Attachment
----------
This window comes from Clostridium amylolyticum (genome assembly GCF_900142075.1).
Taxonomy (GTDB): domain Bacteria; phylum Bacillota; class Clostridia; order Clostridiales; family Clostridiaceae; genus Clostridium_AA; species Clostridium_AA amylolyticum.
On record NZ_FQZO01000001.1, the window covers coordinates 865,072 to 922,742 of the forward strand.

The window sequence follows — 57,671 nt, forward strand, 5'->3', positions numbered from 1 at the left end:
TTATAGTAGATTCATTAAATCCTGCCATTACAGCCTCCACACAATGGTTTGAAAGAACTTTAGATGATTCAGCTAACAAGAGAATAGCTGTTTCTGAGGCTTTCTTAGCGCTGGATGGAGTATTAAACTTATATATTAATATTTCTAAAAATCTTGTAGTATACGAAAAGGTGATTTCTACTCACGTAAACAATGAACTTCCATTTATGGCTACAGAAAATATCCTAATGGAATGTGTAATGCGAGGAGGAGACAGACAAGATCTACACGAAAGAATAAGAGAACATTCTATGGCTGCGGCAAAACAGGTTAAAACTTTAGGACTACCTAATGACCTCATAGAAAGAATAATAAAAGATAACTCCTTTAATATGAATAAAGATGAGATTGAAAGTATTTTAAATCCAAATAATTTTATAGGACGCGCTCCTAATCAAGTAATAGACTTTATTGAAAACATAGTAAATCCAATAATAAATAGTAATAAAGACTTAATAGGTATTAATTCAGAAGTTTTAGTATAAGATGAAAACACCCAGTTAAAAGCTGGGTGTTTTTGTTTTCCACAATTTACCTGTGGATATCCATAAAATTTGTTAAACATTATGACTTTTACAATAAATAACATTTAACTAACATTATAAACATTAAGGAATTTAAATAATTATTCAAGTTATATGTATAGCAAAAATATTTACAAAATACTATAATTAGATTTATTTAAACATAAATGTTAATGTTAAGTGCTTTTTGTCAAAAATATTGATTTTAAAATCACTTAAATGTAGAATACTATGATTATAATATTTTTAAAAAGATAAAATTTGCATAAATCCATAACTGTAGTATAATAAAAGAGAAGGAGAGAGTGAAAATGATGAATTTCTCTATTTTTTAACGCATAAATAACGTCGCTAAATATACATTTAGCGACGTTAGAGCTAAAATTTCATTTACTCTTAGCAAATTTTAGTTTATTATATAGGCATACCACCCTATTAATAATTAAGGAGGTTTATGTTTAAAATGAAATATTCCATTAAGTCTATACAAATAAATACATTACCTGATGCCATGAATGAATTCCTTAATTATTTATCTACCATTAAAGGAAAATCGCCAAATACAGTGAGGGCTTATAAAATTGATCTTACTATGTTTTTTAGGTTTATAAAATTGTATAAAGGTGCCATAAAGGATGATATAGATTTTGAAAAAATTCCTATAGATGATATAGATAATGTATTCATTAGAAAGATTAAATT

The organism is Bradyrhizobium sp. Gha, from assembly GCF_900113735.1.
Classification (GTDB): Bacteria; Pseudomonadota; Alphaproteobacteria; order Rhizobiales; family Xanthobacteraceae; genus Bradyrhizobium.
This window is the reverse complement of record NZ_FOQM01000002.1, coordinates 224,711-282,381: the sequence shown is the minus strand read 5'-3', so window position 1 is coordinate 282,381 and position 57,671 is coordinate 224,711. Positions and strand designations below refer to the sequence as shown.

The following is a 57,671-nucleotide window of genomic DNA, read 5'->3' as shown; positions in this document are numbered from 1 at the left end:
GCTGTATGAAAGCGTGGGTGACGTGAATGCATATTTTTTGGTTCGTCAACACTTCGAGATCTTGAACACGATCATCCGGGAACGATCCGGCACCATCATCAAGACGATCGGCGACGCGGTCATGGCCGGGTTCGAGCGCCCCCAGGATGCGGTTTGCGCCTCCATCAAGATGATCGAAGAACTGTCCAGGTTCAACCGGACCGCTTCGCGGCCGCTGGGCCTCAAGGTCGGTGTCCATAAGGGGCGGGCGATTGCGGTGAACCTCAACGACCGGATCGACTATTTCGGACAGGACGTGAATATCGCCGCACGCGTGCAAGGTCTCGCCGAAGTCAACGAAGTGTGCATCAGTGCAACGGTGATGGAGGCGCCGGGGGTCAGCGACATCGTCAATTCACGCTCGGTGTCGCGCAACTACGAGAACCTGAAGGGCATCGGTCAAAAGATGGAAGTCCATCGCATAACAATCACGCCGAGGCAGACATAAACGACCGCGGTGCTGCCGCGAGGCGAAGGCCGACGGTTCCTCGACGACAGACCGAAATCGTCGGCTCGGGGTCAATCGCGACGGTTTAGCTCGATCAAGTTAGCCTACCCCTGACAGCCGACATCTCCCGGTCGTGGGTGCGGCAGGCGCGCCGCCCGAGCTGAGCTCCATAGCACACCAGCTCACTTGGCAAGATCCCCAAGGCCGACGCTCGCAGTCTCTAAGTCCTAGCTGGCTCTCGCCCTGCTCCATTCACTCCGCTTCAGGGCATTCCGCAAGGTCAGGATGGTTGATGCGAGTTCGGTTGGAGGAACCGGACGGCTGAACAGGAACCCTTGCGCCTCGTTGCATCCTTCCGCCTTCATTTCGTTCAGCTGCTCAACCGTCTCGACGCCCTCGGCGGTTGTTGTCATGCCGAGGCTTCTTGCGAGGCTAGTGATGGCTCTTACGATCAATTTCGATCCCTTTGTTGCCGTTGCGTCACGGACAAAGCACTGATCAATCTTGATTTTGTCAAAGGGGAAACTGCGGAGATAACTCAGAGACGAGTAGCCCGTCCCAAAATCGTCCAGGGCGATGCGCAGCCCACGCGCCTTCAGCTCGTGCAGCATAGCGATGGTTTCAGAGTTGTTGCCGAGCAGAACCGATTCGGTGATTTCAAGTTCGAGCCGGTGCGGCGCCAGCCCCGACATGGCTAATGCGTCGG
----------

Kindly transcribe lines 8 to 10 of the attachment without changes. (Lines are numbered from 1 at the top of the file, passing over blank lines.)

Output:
This window is the reverse complement of record NZ_FOQM01000002.1, coordinates 224,711-282,381: the sequence shown is the minus strand read 5'-3', so window position 1 is coordinate 282,381 and position 57,671 is coordinate 224,711. Positions and strand designations below refer to the sequence as shown.

The following is a 57,671-nucleotide window of genomic DNA, read 5'->3' as shown; positions in this document are numbered from 1 at the left end:
GCTGTATGAAAGCGTGGGTGACGTGAATGCATATTTTTTGGTTCGTCAACACTTCGAGATCTTGAACACGATCATCCGGGAACGATCCGGCACCATCATCAAGACGATCGGCGACGCGGTCATGGCCGGGTTCGAGCGCCCCCAGGATGCGGTTTGCGCCTCCATCAAGATGATCGAAGAACTGTCCAGGTTCAACCGGACCGCTTCGCGGCCGCTGGGCCTCAAGGTCGGTGTCCATAAGGGGCGGGCGATTGCGGTGAACCTCAACGACCGGATCGACTATTTCGGACAGGACGTGAATATCGCCGCACGCGTGCAAGGTCTCGCCGAAGTCAACGAAGTGTGCATCAGTGCAACGGTGATGGAGGCGCCGGGGGTCAGCGACATCGTCAATTCACGCTCGGTGTCGCGCAACTACGAGAACCTGAAGGGCATCGGTCAAAAGATGGAAGTCCATCGCATAACAATCACGCCGAGGCAGACATAAACGACCGCGGTGCTGCCGCGAGGCGAAGGCCGACGGTTCCTCGACGACAGACCGAAATCGTCGGCTCGGGGTCAATCGCGACGGTTTAGCTCGATCAAGTTAGCCTACCCCTGACAGCCGACATCTCCCGGTCGTGGGTGCGGCAGGCGCGCCGCCCGAGCTGAGCTCCATAGCACACCAGCTCACTTGGCAAGATCCCCAAGGCCGACGCTCGCAGTCTCTAAGTCCTAGCTGGCTCTCGCCCTGCTCCATTCACTCCGCTTCAGGGCATTCCGCAAGGTCAGGATGGTTGATGCGAGTTCGGTTGGAGGAACCGGACGGCTGAACAGGAACCCTTGCGCCTCGTTGCATCCTTCCGCCTTCATTTCGTTCAGCTGCTCAACCGTCTCGACGCCCTCGGCGGTTGTTGTCATGCCGAGGCTTCTTGCGAGGCTAGTGATGGCTCTTACGATCAATTTCGATCCCTTTGTTGCCGTTGCGTCACGGACAAAGCACTGATCAATCTTGATTTTGTCAAAGGGGAAACTGCGGAGATAACTCAGAGACGAGTAGCCCGTCCCAAAATCGTCCAGGGCGATGCGCAGCCCACGCGCCTTCAGCTCGTGCAGCATAGCGATGGTTTCAGAGTTGTTGCCGAGCAGAACCGATTCGGTGATTTCAAGTTCGAGCCGGTGCGGCGCCAGCCCCGACATGGCTAATGCGTCGG